Chasing the LRA: Enough Project Video and Report from the Frontlines of the Hunt for Joseph Kony

Date: 
Nov 9, 2012

FOR IMMEDIATE RELEASE

Contact: Tracy Fehr, tfehr@enoughproject.org+1-202-459-1219

SOUTH SUDAN and CENTRAL AFRICAN REPUBLIC – Current military operations tasked with hunting down the Lord’s Resistance Army, or LRA, in the vast jungles of Central Africa face a logistical nightmare and intelligence challenges that inhibit their ability to find the senior leaders and end the LRA, according to a new Enough Project field report and accompanying video.

In August 2012, Enough Project LRA Field Researcher Kasper Agger embedded with the Ugandan military, or UPDF—the main force pursuing the LRA with approximately 1,500 soldiers—traveling from South Sudan to Central African Republic, or CAR. Enough’s new field report and video are based on information gathered during his embedding, as well as from interviews he conducted with commanders, soldiers and military and civilian partners in both countries.

Agger, author of the report, said:

"The Ugandan army in Central Africa continues to face multiple logistical and intelligence challenges that handicap its ability to locate and fight the LRA successfully. Their offensive trekking teams can roam around the jungle for several weeks without any certain trace of the rebels. The fact remains that improved infrastructure and additional soldiers are much needed to cover the vast and remote areas where the LRA continues to operate and prey on civilians."

The deployment of 100 U.S. military advisors has helped address some of the Ugandan troops’ issues, but the report describes continuing needs for better access to LRA-affected areas, enhanced human and aerial intelligence, increased air support, and improved road infrastructure. The report argues that U.S. advisors should play a more operational role alongside regional forces in the field, in an effort to speed up the mission to capture Joseph Kony and top LRA commanders.

The report recognizes that neither the Ugandan troops nor U.S. advisors will be deployed indefinitely, so a new approach to the hunt for the LRA’s senior commanders is needed that would ensure adequately trained and equipped troops can be deployed rapidly, with the appropriate intelligence and logistical capabilities possible.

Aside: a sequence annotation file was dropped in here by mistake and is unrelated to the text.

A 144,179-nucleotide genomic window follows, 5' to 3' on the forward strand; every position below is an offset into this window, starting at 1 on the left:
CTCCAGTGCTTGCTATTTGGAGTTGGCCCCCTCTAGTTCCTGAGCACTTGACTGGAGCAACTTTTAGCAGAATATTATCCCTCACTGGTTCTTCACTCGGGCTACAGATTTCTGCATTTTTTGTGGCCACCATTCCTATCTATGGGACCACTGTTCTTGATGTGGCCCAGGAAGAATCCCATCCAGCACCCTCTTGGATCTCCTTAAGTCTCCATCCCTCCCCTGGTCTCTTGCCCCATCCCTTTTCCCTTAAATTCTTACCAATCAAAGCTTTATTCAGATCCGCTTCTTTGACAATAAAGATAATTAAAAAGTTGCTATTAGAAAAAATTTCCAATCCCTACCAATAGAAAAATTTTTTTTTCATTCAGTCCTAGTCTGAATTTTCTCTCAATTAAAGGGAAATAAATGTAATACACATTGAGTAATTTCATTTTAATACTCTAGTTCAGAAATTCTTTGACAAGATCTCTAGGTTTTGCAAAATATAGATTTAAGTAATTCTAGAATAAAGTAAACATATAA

Read the full report: “Field Dispatch: Chasing the Lord’s Resistance Army – Challenges Faced by Ugandan Soldiers Pursuing the LRA

View the accompanying video: “Challenges in Hunt for the LRA

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Enough is a project of the Center for American Progress to end genocide and crimes against humanity. Founded in 2007, the Enough Project focuses on crises in Sudan, eastern Congo, and areas of Africa affected by the Lord’s Resistance Army. Enough’s strategy papers and briefings provide sharp field analysis and targeted policy recommendations based on a“3P” crisis response strategy: promoting durable peace, providing civilian protection, and punishing perpetrators of atrocities. Enough works with concerned citizens, advocates, and policy makers to prevent, mitigate, and resolve these crises. For more information, please visit www.enoughproject.org.

U.N. Security Council Should Endorse and Enforce Peace in the Sudans

Date: 
Nov 7, 2012

FOR IMMEDIATE RELEASE

Contact: Tracy Fehr, tfehr@enoughproject.org, +1-202-459-1219 

WASHINGTON – In the coming days, the U.N. Security Council has the opportunity to demonstrate the international community’s commitment to peace and security within and between the Sudans, according to a new Enough Project brief.

The Security Council will vote on a set of recommendations from the African Union Peace and Security Council regarding ways to address outstanding issues between the two Sudans. The Enough Project calls on the Security Council to endorse these recommendations and adopt measures to enforce their compliance.

John Prendergast, Enough Project Co-founder and co-author of the report, said:

"The U.N. Security Council has the next move, and it may be the most important one. When it meets in the coming days, the U.N. Security Council should adopt a resolution that identifies a clear way forward with targeted consequences for those who resist. This will lay the ground for peace and save lives through the provision of desperately needed aid. If the U.N. Security Council neglects to do this, it will create new space in the region for spoilers who do not want peace."

Jennifer Christian, Enough Project Sudan/South Sudan Policy Analyst and co-author of the report, said: